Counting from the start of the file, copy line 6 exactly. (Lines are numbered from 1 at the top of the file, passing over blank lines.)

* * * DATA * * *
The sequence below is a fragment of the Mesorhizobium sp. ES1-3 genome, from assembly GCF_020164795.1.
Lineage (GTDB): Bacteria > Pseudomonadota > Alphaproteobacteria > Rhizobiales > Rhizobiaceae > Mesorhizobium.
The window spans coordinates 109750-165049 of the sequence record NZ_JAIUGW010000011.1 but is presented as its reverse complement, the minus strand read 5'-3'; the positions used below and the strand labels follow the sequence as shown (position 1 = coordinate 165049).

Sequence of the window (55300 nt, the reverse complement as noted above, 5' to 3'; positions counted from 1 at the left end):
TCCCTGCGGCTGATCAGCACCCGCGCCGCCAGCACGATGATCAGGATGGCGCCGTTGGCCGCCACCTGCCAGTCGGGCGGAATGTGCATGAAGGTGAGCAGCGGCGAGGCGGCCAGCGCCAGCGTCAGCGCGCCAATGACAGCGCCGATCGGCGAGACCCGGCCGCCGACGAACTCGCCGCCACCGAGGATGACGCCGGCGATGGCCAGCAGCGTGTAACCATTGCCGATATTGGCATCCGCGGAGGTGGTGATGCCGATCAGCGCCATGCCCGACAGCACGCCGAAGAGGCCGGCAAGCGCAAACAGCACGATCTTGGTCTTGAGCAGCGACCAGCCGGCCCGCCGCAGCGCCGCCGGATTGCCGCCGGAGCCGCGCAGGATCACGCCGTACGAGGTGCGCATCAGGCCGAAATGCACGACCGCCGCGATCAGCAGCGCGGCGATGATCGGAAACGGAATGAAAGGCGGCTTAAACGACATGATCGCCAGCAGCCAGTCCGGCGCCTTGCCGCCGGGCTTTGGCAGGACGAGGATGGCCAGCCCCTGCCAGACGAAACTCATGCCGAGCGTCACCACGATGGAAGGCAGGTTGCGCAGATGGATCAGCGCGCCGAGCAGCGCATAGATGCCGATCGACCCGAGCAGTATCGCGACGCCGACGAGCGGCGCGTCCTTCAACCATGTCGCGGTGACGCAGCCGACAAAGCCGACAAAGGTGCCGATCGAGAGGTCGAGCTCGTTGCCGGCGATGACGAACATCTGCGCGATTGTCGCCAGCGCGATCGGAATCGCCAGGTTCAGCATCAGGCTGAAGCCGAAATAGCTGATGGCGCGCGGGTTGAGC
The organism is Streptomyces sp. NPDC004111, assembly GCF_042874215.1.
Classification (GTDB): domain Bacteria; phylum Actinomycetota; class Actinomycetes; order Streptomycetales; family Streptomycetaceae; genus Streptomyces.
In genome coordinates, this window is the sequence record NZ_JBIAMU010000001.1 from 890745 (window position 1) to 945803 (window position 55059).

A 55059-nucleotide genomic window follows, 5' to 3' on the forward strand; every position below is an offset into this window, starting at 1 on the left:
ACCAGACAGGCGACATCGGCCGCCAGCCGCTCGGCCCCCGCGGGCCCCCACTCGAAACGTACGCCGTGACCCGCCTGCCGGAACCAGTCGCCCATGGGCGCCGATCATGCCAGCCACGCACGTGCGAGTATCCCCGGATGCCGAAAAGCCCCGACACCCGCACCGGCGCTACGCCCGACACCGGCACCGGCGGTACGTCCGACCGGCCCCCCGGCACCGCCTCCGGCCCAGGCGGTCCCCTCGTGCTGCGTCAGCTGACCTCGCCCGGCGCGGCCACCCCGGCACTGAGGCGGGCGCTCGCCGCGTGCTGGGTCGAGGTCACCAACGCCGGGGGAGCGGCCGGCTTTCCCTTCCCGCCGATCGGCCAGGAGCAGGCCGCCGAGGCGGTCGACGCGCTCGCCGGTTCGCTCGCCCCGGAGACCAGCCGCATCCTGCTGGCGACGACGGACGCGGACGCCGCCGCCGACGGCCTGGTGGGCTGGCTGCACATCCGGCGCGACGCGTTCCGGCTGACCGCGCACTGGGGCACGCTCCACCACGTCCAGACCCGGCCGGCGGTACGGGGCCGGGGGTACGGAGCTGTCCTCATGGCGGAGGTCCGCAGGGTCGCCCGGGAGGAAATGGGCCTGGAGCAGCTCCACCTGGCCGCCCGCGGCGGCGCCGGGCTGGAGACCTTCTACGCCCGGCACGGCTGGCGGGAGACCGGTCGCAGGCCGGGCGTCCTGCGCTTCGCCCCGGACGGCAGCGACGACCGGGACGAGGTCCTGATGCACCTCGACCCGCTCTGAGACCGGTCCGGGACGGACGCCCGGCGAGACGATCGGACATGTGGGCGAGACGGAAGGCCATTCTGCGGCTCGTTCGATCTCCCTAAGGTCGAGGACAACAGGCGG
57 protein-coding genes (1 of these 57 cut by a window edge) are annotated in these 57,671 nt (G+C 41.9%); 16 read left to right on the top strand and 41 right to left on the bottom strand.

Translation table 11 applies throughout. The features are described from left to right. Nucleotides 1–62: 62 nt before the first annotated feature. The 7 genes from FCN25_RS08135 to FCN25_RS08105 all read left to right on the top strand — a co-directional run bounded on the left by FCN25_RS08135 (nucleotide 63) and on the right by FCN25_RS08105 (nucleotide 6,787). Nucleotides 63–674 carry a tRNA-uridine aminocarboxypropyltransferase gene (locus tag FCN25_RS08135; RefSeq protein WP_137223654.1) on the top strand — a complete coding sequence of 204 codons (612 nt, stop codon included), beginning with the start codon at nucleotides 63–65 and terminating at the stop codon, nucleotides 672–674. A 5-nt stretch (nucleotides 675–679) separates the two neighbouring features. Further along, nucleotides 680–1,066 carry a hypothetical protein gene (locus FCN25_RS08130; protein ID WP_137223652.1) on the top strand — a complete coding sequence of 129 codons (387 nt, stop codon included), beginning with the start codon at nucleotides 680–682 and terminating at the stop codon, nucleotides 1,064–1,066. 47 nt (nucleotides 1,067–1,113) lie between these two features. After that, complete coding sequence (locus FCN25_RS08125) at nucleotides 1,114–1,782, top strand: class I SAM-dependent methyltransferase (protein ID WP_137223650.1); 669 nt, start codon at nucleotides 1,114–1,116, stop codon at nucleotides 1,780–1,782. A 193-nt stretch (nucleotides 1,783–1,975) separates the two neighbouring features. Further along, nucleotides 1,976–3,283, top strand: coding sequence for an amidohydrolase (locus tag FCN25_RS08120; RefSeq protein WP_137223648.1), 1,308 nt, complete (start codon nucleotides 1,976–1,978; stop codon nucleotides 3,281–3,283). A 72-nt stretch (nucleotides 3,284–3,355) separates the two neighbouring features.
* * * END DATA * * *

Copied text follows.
The organism is Streptomyces sp. NPDC004111, assembly GCF_042874215.1.